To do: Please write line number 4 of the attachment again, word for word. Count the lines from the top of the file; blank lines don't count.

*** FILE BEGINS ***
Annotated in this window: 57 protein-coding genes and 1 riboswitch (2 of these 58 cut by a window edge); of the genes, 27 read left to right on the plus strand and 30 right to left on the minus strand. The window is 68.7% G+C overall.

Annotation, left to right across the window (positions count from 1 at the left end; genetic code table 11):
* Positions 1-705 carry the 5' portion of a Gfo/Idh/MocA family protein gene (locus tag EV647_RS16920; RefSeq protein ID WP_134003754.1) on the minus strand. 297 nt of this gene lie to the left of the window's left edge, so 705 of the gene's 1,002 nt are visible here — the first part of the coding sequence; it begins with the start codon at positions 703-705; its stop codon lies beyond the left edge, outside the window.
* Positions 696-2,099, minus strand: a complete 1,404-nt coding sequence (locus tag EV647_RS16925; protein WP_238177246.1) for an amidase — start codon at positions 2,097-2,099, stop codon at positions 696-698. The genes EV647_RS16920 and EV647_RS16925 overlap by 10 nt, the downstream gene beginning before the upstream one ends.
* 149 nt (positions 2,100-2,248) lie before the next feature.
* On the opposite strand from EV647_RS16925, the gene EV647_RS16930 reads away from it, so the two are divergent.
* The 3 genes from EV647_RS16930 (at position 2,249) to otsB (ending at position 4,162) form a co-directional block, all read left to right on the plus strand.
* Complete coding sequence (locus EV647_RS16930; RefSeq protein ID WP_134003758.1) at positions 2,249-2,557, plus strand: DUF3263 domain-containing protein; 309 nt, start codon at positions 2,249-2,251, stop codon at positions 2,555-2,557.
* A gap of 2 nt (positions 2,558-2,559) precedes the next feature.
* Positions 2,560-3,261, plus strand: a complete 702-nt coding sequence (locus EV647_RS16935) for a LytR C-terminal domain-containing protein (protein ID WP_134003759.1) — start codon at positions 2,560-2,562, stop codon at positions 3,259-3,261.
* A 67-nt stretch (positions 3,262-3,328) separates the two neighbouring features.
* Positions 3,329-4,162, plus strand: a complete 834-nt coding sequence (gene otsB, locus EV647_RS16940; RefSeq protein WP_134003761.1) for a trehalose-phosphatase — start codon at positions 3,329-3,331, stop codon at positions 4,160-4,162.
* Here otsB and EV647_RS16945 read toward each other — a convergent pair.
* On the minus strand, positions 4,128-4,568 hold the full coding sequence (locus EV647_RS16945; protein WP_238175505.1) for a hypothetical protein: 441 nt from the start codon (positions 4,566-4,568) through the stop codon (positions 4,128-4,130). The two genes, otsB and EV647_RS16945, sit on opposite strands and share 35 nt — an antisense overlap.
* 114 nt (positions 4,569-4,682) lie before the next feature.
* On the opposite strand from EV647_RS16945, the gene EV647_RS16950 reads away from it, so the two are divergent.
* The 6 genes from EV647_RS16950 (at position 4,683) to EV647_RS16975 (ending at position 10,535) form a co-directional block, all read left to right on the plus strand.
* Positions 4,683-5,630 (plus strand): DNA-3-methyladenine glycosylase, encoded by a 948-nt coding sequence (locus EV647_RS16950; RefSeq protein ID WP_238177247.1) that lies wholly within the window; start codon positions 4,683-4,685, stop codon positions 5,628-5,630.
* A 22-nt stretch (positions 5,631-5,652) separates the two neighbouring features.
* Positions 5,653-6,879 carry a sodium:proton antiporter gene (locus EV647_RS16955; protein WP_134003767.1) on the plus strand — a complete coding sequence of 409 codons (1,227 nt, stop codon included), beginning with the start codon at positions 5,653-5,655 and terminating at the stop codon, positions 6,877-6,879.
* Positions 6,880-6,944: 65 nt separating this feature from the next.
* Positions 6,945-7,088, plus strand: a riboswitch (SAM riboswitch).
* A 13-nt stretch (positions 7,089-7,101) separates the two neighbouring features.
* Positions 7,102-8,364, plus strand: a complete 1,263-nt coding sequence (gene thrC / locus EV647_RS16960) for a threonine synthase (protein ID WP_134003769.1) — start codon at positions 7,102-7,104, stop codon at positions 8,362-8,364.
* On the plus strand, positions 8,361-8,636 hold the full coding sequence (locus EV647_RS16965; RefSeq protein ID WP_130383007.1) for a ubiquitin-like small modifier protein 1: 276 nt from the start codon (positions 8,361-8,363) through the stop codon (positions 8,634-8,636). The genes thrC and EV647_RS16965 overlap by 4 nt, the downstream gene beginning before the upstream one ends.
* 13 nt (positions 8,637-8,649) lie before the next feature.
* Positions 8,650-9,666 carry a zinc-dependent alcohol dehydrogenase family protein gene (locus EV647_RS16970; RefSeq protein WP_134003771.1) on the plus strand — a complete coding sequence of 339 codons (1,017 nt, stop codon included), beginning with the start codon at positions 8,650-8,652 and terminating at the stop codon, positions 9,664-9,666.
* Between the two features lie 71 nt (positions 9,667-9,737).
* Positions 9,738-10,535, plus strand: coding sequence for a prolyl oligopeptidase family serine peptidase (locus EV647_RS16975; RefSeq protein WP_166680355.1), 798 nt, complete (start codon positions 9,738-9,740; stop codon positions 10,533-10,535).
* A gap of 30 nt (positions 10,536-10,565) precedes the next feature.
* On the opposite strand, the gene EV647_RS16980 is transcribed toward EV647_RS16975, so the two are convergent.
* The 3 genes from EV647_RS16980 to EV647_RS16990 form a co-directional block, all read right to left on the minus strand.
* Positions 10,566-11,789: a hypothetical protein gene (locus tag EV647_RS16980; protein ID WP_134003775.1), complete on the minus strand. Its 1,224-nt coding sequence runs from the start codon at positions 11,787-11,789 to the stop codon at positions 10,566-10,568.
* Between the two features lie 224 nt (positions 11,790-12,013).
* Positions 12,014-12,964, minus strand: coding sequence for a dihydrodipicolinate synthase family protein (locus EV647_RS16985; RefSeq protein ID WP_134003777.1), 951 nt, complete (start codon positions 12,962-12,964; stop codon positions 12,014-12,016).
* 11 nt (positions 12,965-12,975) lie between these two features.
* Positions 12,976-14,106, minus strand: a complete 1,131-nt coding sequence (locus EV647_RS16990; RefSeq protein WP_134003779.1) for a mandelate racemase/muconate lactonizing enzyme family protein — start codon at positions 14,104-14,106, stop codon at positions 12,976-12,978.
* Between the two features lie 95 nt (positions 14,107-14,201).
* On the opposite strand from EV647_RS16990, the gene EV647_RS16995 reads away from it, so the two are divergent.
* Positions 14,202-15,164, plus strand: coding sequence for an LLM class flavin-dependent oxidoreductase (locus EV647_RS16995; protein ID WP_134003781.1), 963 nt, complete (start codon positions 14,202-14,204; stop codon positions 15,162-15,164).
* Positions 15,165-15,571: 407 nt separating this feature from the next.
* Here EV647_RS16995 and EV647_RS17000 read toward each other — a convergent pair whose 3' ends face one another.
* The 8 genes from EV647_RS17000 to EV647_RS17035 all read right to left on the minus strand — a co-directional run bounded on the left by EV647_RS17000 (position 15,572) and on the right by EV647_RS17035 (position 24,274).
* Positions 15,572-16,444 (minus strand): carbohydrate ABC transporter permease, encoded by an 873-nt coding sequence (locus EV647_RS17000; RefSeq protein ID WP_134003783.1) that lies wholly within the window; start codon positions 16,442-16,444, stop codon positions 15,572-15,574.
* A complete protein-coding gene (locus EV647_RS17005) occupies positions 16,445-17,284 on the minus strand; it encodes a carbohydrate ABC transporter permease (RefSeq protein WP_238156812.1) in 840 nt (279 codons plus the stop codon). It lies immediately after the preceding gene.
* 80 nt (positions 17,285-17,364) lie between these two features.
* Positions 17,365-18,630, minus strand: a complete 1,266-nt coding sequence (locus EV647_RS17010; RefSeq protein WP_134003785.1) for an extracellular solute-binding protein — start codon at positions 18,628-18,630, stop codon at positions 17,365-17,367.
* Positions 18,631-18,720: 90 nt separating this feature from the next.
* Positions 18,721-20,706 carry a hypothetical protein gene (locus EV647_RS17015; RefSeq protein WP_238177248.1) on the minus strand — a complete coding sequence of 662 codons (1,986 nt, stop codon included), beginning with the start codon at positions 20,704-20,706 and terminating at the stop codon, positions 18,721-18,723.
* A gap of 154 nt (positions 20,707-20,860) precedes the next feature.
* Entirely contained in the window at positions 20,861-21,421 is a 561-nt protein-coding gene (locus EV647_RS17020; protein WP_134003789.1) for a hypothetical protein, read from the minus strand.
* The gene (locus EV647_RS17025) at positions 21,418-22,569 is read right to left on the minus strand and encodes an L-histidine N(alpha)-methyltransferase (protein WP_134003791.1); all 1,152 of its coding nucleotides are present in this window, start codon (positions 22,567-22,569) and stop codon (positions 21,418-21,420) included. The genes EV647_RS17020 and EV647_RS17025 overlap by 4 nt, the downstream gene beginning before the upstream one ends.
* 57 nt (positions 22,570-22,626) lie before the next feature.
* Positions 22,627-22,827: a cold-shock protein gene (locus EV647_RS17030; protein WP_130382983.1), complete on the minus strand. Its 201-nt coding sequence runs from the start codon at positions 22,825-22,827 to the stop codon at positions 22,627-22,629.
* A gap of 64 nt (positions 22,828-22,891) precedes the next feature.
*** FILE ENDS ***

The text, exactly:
* Positions 696-2,099, minus strand: a complete 1,404-nt coding sequence (locus tag EV647_RS16925; protein WP_238177246.1) for an amidase — start codon at positions 2,097-2,099, stop codon at positions 696-698. The genes EV647_RS16920 and EV647_RS16925 overlap by 10 nt, the downstream gene beginning before the upstream one ends.